How to give feedback to your problematic practice manager
Most plastic surgeons in large practices have a practice manager who provides leadership for the practice. When a performance issue surfaces, it is usually very difficult for physicians to address the issue effectively.
A common problem is giving performance feedback to a practice manager who is valued in many ways, but who is causing serious trouble in other ways. Typically, the practice manager in question is valued for his or her technical or operational skill, and might have even been brought into your practice for the express purpose of introducing new ways of doing things.
The tools we will present are based on these assumptions:
• the practice manager in question has demonstrated significant contributions, so that keeping the manager is worth some investment of effort and resources;
• the problems are of sufficient magnitude that you are willing to part company with the manager or coordinator unless those problems are resolved; and
• you have given the manager clear and honest feedback on several occasions about what he or she needs to improve, but you have not seen sufficient improvement to be satisfied that the manager is a good fit for your practice’s needs.
Step 1: Preparation
We recommend that you schedule a 1–2-hour meeting with the practice manager, and give a week’s notice. It may be a challenge to find the time for this meeting because of busy schedules, and you may need to commit to a meeting after office hours.
When you first speak with the practice manager to arrange this meeting, do not go into great detail, but say that you want to discuss his or her performance and career goals. The idea is to get the practice manager to start thinking beyond immediate practice issues to larger career issues.
As for your own individual preparation, you need to give considerable thought to this first meeting. The first step is for you to be very clear on your vision of how you want the practice to operate. You need to be ready to articulate that vision clearly.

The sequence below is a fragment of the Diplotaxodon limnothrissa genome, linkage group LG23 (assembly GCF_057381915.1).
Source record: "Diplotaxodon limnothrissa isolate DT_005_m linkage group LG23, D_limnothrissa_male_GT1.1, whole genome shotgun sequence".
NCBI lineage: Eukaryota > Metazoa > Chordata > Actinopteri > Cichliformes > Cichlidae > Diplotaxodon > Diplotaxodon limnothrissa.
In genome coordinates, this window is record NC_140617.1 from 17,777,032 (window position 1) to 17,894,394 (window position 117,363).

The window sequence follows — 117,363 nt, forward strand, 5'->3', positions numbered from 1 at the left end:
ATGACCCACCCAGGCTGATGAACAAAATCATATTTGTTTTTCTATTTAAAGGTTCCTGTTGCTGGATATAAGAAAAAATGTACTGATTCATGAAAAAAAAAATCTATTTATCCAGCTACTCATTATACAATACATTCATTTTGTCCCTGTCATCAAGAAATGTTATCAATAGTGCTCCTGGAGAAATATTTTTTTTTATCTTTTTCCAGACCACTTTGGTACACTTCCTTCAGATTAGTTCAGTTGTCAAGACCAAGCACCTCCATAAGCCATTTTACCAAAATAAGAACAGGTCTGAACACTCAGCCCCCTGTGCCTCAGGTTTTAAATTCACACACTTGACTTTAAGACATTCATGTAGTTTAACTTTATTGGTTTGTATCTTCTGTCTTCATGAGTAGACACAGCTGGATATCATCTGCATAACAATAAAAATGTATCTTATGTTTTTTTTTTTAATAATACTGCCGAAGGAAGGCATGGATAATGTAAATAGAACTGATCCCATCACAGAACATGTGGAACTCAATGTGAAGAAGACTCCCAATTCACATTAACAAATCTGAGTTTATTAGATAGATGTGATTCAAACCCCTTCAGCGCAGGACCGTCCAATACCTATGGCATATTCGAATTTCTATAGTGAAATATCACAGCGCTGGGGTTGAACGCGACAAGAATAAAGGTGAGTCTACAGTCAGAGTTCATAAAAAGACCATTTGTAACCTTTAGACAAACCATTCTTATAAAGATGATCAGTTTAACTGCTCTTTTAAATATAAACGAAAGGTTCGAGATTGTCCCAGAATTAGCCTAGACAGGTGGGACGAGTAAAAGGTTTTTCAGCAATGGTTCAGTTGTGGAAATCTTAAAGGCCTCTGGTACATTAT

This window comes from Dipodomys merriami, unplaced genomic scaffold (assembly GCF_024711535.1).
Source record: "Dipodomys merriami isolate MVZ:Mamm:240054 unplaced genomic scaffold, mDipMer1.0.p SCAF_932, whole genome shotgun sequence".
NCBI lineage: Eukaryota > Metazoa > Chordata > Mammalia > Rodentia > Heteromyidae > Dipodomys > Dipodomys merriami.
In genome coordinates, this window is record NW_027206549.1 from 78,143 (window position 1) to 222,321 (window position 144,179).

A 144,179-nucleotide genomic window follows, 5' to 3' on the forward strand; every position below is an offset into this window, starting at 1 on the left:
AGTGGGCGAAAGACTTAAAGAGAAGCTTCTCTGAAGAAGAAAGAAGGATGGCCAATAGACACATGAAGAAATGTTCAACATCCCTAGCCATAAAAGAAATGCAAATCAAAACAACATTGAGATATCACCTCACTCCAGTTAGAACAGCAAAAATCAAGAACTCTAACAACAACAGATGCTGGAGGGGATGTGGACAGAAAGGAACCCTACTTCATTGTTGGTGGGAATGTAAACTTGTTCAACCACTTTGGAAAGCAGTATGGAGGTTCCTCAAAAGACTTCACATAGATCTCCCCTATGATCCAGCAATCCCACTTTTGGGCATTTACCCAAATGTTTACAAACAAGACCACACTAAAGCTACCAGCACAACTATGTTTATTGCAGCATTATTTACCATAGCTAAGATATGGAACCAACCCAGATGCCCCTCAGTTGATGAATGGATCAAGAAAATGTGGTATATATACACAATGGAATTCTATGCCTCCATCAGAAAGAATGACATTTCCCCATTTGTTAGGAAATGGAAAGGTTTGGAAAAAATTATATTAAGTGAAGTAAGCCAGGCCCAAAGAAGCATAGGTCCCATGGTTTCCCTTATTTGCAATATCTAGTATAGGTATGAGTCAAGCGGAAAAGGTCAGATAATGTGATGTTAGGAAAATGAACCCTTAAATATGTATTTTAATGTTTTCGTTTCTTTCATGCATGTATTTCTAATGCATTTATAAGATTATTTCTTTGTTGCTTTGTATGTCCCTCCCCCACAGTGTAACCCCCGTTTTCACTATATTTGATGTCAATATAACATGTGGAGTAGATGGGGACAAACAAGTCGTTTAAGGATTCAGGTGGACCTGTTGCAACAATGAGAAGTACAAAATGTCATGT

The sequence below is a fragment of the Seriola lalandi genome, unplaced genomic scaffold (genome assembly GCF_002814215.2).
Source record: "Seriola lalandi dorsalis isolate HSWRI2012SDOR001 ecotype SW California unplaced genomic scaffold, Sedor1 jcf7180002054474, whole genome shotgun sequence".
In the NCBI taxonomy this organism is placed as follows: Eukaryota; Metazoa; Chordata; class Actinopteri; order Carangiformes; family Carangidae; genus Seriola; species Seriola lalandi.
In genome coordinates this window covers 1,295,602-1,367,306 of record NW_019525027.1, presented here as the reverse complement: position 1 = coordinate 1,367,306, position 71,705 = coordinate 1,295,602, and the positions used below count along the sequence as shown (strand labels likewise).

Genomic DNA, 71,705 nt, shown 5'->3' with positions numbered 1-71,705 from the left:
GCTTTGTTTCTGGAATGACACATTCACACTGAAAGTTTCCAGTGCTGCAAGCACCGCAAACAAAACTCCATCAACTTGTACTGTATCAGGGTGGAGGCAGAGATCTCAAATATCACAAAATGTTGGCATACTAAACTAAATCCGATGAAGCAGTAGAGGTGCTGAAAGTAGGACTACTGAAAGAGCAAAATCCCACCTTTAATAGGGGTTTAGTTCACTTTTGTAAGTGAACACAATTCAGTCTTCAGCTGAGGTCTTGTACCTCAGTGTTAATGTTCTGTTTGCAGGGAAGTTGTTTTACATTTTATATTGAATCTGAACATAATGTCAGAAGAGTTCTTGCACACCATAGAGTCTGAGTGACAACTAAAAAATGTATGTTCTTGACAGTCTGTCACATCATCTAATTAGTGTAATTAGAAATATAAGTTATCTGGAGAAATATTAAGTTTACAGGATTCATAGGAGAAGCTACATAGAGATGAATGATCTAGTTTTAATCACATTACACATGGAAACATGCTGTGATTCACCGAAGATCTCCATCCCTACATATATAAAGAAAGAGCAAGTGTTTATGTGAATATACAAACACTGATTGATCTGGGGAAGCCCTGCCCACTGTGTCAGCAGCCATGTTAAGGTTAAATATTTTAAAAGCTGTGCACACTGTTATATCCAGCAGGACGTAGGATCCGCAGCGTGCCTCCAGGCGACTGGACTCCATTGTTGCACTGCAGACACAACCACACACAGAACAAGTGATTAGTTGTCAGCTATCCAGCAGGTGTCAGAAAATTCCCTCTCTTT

Giving feedback and counseling to a distressed employee is never an easy process, and it should not be done “on the fly,” so write down the major points you want your practice manager to hear. For example, what does he or she do that looks like good leadership? That is, how does the practice manager’s behavior develop shared direction, challenge processes in a productive manner, develop the performance of others, and create a culture and climate that support the practice’s purpose? Describe specific behaviors.
Use your preparation time to think about these questions as well: What does the practice manager do that does not look like good leadership? That is, what does he or she do to create confusion, miscommunication, needless frustration, misalignment, or mistrust? What are the effects of each kind of behavior on the practice?
For example, if the practice manager is spending too much time performing the duties of other office staff, so that the work that only he or she can do is not getting done, what is the effect on the practice’s overall health and viability? What is not getting done that should be getting done? What is the implicit message that this behavior sends to others in your practice?
If this process seems overwhelming, or if your surgery schedule prevents you from focusing on practice-management problems, you may want to obtain support from a professional practice-management consultant. Have the consultant participate in the initial meeting and throughout the entire process.
Step 2: The Initial Meeting